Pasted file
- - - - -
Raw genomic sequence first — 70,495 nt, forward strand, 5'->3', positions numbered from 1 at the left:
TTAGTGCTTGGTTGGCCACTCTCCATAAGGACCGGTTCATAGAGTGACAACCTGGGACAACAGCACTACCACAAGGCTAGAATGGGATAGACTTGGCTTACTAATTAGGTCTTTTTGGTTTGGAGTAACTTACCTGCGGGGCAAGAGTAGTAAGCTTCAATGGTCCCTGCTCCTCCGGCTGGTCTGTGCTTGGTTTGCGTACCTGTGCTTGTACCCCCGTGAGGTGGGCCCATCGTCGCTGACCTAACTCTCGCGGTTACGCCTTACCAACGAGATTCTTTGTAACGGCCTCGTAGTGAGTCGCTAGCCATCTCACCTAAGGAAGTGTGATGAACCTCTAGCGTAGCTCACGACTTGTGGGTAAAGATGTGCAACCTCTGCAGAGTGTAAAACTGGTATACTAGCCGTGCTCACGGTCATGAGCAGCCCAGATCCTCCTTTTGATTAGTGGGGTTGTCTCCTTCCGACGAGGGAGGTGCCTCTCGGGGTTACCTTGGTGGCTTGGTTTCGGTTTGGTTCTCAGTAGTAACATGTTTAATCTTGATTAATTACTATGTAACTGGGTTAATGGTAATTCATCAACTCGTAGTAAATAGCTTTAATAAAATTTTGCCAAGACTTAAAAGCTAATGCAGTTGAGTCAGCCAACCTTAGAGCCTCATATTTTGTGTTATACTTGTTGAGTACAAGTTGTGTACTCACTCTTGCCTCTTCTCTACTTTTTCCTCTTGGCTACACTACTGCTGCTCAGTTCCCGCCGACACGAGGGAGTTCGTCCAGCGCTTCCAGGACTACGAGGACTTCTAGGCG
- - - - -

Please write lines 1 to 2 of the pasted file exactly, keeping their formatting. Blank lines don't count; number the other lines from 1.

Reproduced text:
Raw genomic sequence first — 70,495 nt, forward strand, 5'->3', positions numbered from 1 at the left:
TTAGTGCTTGGTTGGCCACTCTCCATAAGGACCGGTTCATAGAGTGACAACCTGGGACAACAGCACTACCACAAGGCTAGAATGGGATAGACTTGGCTTACTAATTAGGTCTTTTTGGTTTGGAGTAACTTACCTGCGGGGCAAGAGTAGTAAGCTTCAATGGTCCCTGCTCCTCCGGCTGGTCTGTGCTTGGTTTGCGTACCTGTGCTTGTACCCCCGTGAGGTGGGCCCATCGTCGCTGACCTAACTCTCGCGGTTACGCCTTACCAACGAGATTCTTTGTAACGGCCTCGTAGTGAGTCGCTAGCCATCTCACCTAAGGAAGTGTGATGAACCTCTAGCGTAGCTCACGACTTGTGGGTAAAGATGTGCAACCTCTGCAGAGTGTAAAACTGGTATACTAGCCGTGCTCACGGTCATGAGCAGCCCAGATCCTCCTTTTGATTAGTGGGGTTGTCTCCTTCCGACGAGGGAGGTGCCTCTCGGGGTTACCTTGGTGGCTTGGTTTCGGTTTGGTTCTCAGTAGTAACATGTTTAATCTTGATTAATTACTATGTAACTGGGTTAATGGTAATTCATCAACTCGTAGTAAATAGCTTTAATAAAATTTTGCCAAGACTTAAAAGCTAATGCAGTTGAGTCAGCCAACCTTAGAGCCTCATATTTTGTGTTATACTTGTTGAGTACAAGTTGTGTACTCACTCTTGCCTCTTCTCTACTTTTTCCTCTTGGCTACACTACTGCTGCTCAGTTCCCGCCGACACGAGGGAGTTCGTCCAGCGCTTCCAGGACTACGAGGACTTCTAGGCG